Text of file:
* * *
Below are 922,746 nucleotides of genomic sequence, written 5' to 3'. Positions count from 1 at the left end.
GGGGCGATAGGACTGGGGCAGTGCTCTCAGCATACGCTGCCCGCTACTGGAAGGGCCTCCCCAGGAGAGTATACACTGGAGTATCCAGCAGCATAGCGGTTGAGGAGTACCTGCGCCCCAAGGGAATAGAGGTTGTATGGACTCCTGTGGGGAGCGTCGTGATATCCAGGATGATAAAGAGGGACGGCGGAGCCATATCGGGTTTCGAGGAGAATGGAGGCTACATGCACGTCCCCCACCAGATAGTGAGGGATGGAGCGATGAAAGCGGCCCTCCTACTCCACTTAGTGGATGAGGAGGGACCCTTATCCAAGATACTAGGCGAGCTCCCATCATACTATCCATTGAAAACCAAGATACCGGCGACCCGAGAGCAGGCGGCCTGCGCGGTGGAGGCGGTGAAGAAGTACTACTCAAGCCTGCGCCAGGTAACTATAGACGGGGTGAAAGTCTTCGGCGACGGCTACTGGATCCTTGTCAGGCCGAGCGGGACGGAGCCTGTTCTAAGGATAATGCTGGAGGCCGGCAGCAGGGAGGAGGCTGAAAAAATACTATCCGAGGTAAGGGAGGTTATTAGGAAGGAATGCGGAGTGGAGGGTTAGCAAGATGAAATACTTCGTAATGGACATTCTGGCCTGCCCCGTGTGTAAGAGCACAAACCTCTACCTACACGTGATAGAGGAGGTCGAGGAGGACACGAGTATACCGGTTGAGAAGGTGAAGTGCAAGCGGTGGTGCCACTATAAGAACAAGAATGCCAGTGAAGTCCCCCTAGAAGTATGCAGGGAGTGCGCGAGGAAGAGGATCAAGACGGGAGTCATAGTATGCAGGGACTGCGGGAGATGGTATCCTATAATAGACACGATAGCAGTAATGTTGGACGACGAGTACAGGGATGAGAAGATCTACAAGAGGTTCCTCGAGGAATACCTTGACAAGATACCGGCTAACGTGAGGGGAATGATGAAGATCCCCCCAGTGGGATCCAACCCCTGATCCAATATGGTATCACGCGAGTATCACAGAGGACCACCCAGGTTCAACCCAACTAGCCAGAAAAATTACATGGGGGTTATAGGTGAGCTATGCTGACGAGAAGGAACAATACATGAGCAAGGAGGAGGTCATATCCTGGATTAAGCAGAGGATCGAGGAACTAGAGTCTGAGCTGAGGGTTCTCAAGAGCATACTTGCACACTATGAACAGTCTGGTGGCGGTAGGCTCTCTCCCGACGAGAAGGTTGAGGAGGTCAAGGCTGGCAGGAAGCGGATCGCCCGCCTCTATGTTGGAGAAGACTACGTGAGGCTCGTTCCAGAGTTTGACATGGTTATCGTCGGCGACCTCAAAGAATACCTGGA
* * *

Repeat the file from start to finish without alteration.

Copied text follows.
Below are 922,746 nucleotides of genomic sequence, written 5' to 3'. Positions count from 1 at the left end.
GGGGCGATAGGACTGGGGCAGTGCTCTCAGCATACGCTGCCCGCTACTGGAAGGGCCTCCCCAGGAGAGTATACACTGGAGTATCCAGCAGCATAGCGGTTGAGGAGTACCTGCGCCCCAAGGGAATAGAGGTTGTATGGACTCCTGTGGGGAGCGTCGTGATATCCAGGATGATAAAGAGGGACGGCGGAGCCATATCGGGTTTCGAGGAGAATGGAGGCTACATGCACGTCCCCCACCAGATAGTGAGGGATGGAGCGATGAAAGCGGCCCTCCTACTCCACTTAGTGGATGAGGAGGGACCCTTATCCAAGATACTAGGCGAGCTCCCATCATACTATCCATTGAAAACCAAGATACCGGCGACCCGAGAGCAGGCGGCCTGCGCGGTGGAGGCGGTGAAGAAGTACTACTCAAGCCTGCGCCAGGTAACTATAGACGGGGTGAAAGTCTTCGGCGACGGCTACTGGATCCTTGTCAGGCCGAGCGGGACGGAGCCTGTTCTAAGGATAATGCTGGAGGCCGGCAGCAGGGAGGAGGCTGAAAAAATACTATCCGAGGTAAGGGAGGTTATTAGGAAGGAATGCGGAGTGGAGGGTTAGCAAGATGAAATACTTCGTAATGGACATTCTGGCCTGCCCCGTGTGTAAGAGCACAAACCTCTACCTACACGTGATAGAGGAGGTCGAGGAGGACACGAGTATACCGGTTGAGAAGGTGAAGTGCAAGCGGTGGTGCCACTATAAGAACAAGAATGCCAGTGAAGTCCCCCTAGAAGTATGCAGGGAGTGCGCGAGGAAGAGGATCAAGACGGGAGTCATAGTATGCAGGGACTGCGGGAGATGGTATCCTATAATAGACACGATAGCAGTAATGTTGGACGACGAGTACAGGGATGAGAAGATCTACAAGAGGTTCCTCGAGGAATACCTTGACAAGATACCGGCTAACGTGAGGGGAATGATGAAGATCCCCCCAGTGGGATCCAACCCCTGATCCAATATGGTATCACGCGAGTATCACAGAGGACCACCCAGGTTCAACCCAACTAGCCAGAAAAATTACATGGGGGTTATAGGTGAGCTATGCTGACGAGAAGGAACAATACATGAGCAAGGAGGAGGTCATATCCTGGATTAAGCAGAGGATCGAGGAACTAGAGTCTGAGCTGAGGGTTCTCAAGAGCATACTTGCACACTATGAACAGTCTGGTGGCGGTAGGCTCTCTCCCGACGAGAAGGTTGAGGAGGTCAAGGCTGGCAGGAAGCGGATCGCCCGCCTCTATGTTGGAGAAGACTACGTGAGGCTCGTTCCAGAGTTTGACATGGTTATCGTCGGCGACCTCAAAGAATACCTGGA